James Q. Lynch, CR Gazette –
CEDAR RAPIDS — Early voting, which gets under way in Iowa today, makes casting a ballot easier and, according to supporters, increases turnout.
Voting participation in Iowa traditionally has been high, and in the 2008 presidential election 36 percent of registered voters cast their ballots before Election Day, according to The Associated Press.
All indications are that more Iowans will take advantage of early voting this year. Already, more than 176,000 voters have requested absentee ballots and hundreds of thousands more are expected to vote early in person at the county auditor’s office and satellite voting sites.
“We’re off to the races,” said Chad Olsen of the Iowa Secretary of State’s Office. Turnout in presidential elections has risen from 67 percent in 2000 to 74 percent in 2008, according to the office.
With people starting to vote in September, candidates have to start their campaigns earlier, said Don McDowell, who works for Senate Minority Leader Jerry Behn, R-Boone.
“It certainly makes the campaign season longer,” McDowell said. “Candidates need to engage voters earlier, introduce themselves and get their names and messages out there earlier.
McDowell and Iowa Democratic Party Chairwoman Sue Dvorsky say their candidates have canvassed their districts two and three times.
That gives candidates more opportunities to win voters’ support, Dvorsky said.
“Especially in a redistricting year, you’ve got to make sure people know who you are,” she said.
Some candidates start door-knocking almost as soon as one election is over in order to keep their conversation going with voters.
A 40-day voting window changes campaign strategy, political operatives say.
“The ground game continues right up until the end, but now a candidate establishes a base of support so when they start doing mail and TV and radio it has a foundation of support to land on,” McDowell said.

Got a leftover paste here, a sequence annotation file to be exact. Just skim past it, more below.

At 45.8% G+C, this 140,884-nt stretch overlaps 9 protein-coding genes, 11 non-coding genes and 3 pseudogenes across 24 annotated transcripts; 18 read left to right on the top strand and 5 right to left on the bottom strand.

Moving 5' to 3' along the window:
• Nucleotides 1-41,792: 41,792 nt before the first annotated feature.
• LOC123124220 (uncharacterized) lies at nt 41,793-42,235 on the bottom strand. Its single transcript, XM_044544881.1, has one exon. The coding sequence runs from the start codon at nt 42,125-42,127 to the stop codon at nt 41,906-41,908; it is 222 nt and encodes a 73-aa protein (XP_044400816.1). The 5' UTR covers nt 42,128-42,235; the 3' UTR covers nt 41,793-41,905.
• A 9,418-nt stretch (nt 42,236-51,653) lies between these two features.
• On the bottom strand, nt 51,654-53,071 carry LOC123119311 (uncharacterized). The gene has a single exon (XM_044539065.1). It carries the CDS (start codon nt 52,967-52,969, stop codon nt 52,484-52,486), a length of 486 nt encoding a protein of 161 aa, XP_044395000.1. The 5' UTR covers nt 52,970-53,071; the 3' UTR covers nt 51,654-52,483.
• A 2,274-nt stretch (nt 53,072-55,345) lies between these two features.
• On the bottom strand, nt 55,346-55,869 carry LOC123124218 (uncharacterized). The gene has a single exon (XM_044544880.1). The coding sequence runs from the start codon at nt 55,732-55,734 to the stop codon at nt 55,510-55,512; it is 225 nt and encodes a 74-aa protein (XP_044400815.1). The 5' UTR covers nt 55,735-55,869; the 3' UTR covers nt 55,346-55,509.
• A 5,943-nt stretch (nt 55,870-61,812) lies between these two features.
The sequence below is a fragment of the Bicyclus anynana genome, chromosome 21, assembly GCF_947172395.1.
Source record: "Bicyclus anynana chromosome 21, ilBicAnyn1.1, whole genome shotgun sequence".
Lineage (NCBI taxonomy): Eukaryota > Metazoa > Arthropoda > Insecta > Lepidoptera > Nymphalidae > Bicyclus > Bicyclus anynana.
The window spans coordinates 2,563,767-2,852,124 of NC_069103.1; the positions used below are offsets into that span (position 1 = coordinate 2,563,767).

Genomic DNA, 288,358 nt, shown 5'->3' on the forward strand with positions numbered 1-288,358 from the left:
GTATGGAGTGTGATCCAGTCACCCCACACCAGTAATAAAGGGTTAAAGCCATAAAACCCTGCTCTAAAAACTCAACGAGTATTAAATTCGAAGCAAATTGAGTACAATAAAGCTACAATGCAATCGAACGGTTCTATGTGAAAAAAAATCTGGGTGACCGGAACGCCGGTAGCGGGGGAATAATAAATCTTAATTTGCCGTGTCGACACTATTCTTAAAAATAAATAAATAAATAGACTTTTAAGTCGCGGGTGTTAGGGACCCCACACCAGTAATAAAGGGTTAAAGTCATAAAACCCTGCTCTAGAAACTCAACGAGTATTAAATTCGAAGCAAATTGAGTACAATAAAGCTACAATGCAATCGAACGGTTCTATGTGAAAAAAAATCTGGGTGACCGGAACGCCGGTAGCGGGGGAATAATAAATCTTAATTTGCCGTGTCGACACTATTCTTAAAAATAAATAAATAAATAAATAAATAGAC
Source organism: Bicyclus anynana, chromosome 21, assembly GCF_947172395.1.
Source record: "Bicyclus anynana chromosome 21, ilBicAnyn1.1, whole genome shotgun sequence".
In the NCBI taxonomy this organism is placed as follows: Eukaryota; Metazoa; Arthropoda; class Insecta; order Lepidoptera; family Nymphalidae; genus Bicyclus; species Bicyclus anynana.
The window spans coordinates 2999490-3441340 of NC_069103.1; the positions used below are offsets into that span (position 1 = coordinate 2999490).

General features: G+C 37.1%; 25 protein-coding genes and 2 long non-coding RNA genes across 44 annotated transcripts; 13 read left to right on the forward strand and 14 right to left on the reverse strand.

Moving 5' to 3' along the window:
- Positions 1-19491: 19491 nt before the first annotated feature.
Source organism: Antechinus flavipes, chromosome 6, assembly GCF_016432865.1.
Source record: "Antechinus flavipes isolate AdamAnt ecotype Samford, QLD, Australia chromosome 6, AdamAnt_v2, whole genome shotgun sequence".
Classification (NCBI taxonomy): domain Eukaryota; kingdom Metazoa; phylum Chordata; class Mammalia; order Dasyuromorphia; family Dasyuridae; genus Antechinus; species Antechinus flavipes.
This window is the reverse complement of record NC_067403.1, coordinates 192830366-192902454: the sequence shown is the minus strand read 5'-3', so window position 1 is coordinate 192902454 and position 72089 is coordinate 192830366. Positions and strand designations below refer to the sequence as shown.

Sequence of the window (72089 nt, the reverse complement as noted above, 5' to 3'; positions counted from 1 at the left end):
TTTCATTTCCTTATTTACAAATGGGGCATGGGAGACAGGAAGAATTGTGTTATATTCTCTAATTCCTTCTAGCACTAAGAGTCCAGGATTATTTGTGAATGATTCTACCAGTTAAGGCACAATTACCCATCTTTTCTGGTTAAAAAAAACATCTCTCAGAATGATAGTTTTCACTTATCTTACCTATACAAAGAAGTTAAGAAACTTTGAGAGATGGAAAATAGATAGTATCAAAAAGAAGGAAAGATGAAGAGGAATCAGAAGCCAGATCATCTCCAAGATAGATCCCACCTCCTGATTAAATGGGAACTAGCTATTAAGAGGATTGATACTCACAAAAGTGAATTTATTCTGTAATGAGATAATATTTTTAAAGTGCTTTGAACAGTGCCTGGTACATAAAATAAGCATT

Regardless of how and when Iowans vote, “a vote is a vote is a vote is a vote whether it happens early or on Election Day,” McDowell said. “An early vote doesn’t count any more than a vote on Election Day.”
The difference, Dvorsky said, is that once candidates lock in their most loyal supporters they can narrow their focus to concentrate on those voters who haven’t requested or returned an absentee ballot, Dvorsky said.
Then it becomes a conversation about what is the most convenient way for a voter to cast a ballot, she said.
So far, the Secretary of State’s Office has received far more absentee ballot requests from Democrats than Republicans. “No party” requests outnumber GOP requests, according to the office’s tally on Tuesday. It has received 176,059 absentee ballot requests with 114,585, or 65 percent, coming from Democrats.
McDowell attributes the difference to cultural differences. Republicans tend to look at Election Day voting as an exercise of their civic responsibility.
“I can’t remember ever voting at the polls,” the twenty-something McDowell said. “But if you talk to my parents, they’ve never not voted at the polls. They joke, ‘It’s the thing to do.’ It’s their social event for the day.
Election Day voting may not be so much a tradition as indecision, said Dvorsky, who described herself as “one of the last Democrats in the state to wrap my mind around voting anywhere other than the polling place on Tuesday morning.”
People who vote at the polls on Election Day are probably those who have stayed undecided or may not be as reliable voters as others, she said.
“I think there are as many reasons to vote in a specific place, at a specific time and way as there are voters,” Dvorsky said.